The statement of the Committee of Progressive Pakistani-Canadians: ‘Winds of Change? Balochistan and US-Pak Relations’

On Nov 16, 2011 and Jan 13 this year respectively, State Department deputy spokesperson Mark Toner, and chief spokesperson Victoria Nuland, expressed U.S. concern about the human rights situation in Balochistan. On Feb. 8 Congressman Brad Sherman spoke at a subcommittee of Foreign Affairs of the House of Representatives of the marginalization of the Baloch and Sindhi (speaking people) and the disappearances, torture and killing of their activists by Pakistan’s security forces.

Sherman went to say that the Baloch and Sindhis, being secular and moderate-minded, shared American values and that the US should reach out to them. Feb 18 saw the introduction of a resolution in the House stating that the people of Balochistan, currently divided between Iran, Afghanistan and Pakistan, have the right to self-determination and their own sovereign country and should be afforded the opportunity to choose their own status.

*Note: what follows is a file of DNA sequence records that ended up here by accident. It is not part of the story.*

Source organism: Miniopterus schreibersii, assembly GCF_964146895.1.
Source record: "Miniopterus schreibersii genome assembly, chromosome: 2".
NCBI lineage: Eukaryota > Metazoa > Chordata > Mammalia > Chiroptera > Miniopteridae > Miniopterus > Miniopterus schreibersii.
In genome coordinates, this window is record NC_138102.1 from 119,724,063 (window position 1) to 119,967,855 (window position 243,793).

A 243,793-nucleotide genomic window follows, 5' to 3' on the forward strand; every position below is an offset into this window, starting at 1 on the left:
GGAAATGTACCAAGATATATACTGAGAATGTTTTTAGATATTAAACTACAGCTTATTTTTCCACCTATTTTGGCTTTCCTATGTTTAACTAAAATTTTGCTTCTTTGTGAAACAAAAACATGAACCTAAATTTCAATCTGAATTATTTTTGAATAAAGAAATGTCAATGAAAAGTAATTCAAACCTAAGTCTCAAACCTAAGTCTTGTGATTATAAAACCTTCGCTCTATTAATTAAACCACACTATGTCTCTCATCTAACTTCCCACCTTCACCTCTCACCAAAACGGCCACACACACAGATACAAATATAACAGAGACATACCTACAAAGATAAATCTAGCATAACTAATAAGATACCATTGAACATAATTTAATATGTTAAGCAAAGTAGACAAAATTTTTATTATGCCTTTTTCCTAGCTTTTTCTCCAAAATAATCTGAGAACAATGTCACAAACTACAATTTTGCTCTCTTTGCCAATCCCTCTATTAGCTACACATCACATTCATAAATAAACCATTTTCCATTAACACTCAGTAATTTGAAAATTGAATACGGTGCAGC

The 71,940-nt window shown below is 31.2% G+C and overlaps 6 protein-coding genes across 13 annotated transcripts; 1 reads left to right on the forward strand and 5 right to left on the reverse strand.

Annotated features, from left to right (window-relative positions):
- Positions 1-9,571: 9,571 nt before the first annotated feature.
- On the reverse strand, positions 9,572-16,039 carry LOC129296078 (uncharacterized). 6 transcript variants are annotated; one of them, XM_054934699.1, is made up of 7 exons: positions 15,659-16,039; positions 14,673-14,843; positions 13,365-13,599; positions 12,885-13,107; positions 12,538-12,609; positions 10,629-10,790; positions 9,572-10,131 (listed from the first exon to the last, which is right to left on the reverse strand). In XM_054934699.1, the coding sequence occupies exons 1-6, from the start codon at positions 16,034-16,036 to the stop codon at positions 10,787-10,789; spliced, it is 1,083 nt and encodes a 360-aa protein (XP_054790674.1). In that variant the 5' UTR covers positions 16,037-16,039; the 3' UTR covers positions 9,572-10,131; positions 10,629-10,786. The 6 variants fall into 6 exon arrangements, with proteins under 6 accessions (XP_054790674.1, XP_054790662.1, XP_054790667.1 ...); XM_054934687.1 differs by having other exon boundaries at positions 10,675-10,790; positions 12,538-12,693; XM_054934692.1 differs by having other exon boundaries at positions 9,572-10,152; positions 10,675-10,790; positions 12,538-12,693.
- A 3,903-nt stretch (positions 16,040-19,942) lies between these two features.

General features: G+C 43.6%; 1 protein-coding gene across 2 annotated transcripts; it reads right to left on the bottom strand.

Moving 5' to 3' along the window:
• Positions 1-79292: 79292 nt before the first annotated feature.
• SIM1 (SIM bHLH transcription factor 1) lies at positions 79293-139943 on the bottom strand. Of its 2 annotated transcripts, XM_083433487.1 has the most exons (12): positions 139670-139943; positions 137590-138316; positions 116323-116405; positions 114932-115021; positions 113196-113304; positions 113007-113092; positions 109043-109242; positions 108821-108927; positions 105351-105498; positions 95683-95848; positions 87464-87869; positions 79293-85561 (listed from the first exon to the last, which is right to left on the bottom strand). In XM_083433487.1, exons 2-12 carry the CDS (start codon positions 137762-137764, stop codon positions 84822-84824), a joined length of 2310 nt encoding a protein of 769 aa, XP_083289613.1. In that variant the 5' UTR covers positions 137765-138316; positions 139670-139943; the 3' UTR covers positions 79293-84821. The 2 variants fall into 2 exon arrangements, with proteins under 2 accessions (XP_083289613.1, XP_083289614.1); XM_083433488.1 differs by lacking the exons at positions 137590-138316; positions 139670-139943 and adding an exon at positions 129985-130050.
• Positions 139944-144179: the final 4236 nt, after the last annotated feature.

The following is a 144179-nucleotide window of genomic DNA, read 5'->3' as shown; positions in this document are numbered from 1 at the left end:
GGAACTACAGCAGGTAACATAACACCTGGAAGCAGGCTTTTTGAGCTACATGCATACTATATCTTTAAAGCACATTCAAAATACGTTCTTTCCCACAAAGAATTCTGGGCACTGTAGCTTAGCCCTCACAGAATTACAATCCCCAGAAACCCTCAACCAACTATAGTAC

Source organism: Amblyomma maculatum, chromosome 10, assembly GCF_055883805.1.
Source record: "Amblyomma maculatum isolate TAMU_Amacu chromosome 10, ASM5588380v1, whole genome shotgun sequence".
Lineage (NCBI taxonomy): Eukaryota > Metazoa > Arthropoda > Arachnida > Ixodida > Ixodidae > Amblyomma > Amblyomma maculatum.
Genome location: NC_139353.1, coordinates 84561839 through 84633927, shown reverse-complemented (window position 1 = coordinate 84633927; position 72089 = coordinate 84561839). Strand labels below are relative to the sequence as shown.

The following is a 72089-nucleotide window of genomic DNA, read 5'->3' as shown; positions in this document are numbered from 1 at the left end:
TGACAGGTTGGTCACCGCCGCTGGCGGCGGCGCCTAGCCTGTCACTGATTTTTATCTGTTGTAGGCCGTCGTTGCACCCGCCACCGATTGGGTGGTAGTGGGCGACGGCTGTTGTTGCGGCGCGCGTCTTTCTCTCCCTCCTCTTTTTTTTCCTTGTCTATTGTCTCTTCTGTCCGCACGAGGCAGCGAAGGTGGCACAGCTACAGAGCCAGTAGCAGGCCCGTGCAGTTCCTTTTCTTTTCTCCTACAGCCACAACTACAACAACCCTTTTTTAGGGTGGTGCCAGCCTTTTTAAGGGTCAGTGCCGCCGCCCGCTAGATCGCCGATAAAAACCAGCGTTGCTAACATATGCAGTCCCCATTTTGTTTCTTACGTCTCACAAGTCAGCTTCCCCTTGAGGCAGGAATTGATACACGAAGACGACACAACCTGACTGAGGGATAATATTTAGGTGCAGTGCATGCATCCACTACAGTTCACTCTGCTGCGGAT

A fuller argument openly calling for support of the separation of Balochistan from Pakistan because the latter was acting against American and western interests, appeared in the Globe and Mail – a key mouthpiece of big capital and imperialism in Canada – in an op-ed piece on Dec 21, 2011, titled ‘Solve the Pakistan problem by redrawing the map’ by Chris Mason, a retired US diplomat now at the Center for Advanced Defence Studies in Washington.

Without a doubt the Sindhi people have suffered grievous injustices in Pakistan. Many times greater has been the pain inflicted by the state on Balochistan which, in addition to severe cultural, economic and political deprivation, has been on the receiving end of almost half-a-dozen prolonged and brutal military attacks which began in 1948 and continue to this day. Frustrated and angry beyond measure – and justifiably so – at their appalling treatment by the Pakistani state, the above developments in the U.S. have been widely welcomed by the Baloch.